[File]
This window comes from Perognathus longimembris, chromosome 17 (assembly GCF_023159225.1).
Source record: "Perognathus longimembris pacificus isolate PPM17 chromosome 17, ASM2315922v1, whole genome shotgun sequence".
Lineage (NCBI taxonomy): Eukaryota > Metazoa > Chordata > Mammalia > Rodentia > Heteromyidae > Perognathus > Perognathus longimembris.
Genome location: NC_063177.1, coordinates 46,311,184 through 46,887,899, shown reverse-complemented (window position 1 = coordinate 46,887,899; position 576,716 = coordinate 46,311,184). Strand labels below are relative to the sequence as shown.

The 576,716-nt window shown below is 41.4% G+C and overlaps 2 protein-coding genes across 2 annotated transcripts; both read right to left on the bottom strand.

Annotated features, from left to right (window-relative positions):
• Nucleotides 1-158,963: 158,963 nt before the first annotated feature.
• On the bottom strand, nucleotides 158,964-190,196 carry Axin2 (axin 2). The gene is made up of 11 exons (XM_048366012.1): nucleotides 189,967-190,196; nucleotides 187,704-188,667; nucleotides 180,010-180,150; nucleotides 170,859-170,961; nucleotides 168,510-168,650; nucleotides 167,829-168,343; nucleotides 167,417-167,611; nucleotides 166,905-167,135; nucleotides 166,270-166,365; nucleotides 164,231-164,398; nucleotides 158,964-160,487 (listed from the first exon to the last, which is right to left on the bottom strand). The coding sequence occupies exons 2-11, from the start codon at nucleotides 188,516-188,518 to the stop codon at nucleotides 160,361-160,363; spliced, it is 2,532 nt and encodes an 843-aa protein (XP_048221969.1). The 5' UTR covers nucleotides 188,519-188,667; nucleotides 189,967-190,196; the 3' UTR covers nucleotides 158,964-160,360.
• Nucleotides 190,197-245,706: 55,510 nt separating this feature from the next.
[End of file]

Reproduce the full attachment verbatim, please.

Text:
This window comes from Perognathus longimembris, chromosome 17 (assembly GCF_023159225.1).
Source record: "Perognathus longimembris pacificus isolate PPM17 chromosome 17, ASM2315922v1, whole genome shotgun sequence".
Lineage (NCBI taxonomy): Eukaryota > Metazoa > Chordata > Mammalia > Rodentia > Heteromyidae > Perognathus > Perognathus longimembris.
Genome location: NC_063177.1, coordinates 46,311,184 through 46,887,899, shown reverse-complemented (window position 1 = coordinate 46,887,899; position 576,716 = coordinate 46,311,184). Strand labels below are relative to the sequence as shown.

The 576,716-nt window shown below is 41.4% G+C and overlaps 2 protein-coding genes across 2 annotated transcripts; both read right to left on the bottom strand.

Annotated features, from left to right (window-relative positions):
• Nucleotides 1-158,963: 158,963 nt before the first annotated feature.
• On the bottom strand, nucleotides 158,964-190,196 carry Axin2 (axin 2). The gene is made up of 11 exons (XM_048366012.1): nucleotides 189,967-190,196; nucleotides 187,704-188,667; nucleotides 180,010-180,150; nucleotides 170,859-170,961; nucleotides 168,510-168,650; nucleotides 167,829-168,343; nucleotides 167,417-167,611; nucleotides 166,905-167,135; nucleotides 166,270-166,365; nucleotides 164,231-164,398; nucleotides 158,964-160,487 (listed from the first exon to the last, which is right to left on the bottom strand). The coding sequence occupies exons 2-11, from the start codon at nucleotides 188,516-188,518 to the stop codon at nucleotides 160,361-160,363; spliced, it is 2,532 nt and encodes an 843-aa protein (XP_048221969.1). The 5' UTR covers nucleotides 188,519-188,667; nucleotides 189,967-190,196; the 3' UTR covers nucleotides 158,964-160,360.
• Nucleotides 190,197-245,706: 55,510 nt separating this feature from the next.